Author(s): Rea G, Metoui O, Infantino A, Federico R, Angelini R
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Abstract Wounding chickpea (Cicer arietinum) internodes or cotyledons resulted in an increase in the steady-state level of copper amine oxidase (CuAO) expression both locally and systemically. Dissection of the molecular mechanisms controlling CuAO expression indicated that jasmonic acid worked as a potent inducer of the basal and wound-inducible CuAO expression, whereas salicylic acid and abscisic acid caused a strong reduction of the wound-induced CuAO expression, without having any effect on the basal levels. Epicotyl treatment with the CuAO mechanism-based inhibitor 2-bromoethylamine decreased hydrogen peroxide (H(2)O(2)) levels in all the internodes, as evidenced in vivo by 3,3'-diaminobenzidine oxidation. Moreover, inhibitor pretreatment of wounded epicotyls resulted in a lower accumulation of H(2)O(2) both at the wound site and in distal organs. In vivo CuAO inhibition by 2-bromoethylamine after inoculation of resistant chickpea cv Sultano with Ascochyta rabiei resulted in the development of extended necrotic lesions, with extensive cell damage occurring in sclerenchyma and cortical parenchyma tissues. These results, besides stressing the fine-tuning by key signaling molecules in wound-induced CuAO regulation, demonstrate that local and systemic CuAO induction is essential for H(2)O(2) production in response to wounding and indicate the relevance of these enzymes in protection against pathogens.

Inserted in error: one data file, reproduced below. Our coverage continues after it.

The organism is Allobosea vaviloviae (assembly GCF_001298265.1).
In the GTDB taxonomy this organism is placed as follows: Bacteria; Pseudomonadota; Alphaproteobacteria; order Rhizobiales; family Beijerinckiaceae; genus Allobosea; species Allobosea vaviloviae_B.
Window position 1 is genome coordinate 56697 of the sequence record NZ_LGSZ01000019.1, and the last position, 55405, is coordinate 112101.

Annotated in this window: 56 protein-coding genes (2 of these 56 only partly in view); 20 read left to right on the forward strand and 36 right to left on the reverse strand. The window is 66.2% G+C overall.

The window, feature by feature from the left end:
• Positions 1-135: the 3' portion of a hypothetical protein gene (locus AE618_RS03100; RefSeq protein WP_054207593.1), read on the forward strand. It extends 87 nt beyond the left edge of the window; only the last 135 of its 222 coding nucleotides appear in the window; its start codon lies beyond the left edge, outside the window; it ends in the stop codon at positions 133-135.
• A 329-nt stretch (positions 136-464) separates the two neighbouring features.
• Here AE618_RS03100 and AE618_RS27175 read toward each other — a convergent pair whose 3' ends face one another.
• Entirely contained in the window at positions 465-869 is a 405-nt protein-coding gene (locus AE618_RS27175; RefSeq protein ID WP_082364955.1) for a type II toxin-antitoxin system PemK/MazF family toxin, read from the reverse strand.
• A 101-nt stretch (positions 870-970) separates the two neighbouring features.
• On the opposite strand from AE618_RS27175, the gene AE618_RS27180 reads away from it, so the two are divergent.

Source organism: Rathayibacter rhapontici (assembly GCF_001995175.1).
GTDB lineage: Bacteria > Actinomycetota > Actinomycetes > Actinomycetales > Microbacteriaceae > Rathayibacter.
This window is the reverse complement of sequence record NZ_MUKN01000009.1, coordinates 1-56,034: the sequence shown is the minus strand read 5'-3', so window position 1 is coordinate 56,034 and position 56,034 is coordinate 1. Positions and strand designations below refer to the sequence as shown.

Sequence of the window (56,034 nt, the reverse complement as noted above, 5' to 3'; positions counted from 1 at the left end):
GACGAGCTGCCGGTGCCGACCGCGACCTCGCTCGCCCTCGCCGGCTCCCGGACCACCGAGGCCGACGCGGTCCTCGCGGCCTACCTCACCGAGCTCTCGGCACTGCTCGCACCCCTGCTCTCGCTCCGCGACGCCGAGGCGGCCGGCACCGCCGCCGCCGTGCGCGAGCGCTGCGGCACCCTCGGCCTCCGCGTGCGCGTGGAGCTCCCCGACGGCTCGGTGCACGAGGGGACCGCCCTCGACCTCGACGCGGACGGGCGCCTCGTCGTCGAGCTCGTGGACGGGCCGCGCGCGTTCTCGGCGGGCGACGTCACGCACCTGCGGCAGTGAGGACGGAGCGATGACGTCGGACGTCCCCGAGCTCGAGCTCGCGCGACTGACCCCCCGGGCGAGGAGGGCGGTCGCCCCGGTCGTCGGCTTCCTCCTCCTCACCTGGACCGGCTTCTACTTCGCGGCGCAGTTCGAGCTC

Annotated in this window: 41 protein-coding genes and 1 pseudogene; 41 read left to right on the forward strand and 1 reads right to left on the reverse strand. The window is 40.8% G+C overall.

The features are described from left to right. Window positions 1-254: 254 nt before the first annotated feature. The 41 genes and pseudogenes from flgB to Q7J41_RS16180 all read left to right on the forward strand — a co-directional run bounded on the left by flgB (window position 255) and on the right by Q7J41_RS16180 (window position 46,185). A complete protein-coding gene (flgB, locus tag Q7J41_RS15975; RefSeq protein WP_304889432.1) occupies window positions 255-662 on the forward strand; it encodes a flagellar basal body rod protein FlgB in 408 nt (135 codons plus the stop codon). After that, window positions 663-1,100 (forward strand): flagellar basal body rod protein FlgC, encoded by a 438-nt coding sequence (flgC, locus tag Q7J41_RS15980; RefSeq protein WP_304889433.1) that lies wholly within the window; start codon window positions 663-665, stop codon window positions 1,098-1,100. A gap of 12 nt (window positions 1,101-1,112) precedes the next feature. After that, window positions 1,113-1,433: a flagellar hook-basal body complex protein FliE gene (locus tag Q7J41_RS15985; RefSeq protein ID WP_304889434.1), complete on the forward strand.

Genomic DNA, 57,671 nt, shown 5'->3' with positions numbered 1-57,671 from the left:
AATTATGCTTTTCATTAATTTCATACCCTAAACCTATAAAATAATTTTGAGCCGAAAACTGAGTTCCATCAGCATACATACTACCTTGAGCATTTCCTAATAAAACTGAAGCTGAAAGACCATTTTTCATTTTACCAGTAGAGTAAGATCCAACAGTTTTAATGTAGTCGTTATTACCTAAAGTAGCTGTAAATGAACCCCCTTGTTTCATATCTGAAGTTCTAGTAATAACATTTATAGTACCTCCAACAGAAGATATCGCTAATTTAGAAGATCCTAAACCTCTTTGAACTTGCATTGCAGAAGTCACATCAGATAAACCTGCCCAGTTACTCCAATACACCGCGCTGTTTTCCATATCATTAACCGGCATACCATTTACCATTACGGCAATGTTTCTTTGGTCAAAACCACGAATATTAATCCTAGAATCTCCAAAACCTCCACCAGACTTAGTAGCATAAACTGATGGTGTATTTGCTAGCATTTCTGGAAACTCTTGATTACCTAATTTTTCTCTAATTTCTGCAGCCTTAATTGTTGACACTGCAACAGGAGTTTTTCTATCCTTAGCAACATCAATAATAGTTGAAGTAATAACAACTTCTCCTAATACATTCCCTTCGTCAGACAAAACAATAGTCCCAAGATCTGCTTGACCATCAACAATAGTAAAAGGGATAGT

This article was published in Plant Physiol
and referenced in Journal of Clinical & Experimental Ophthalmology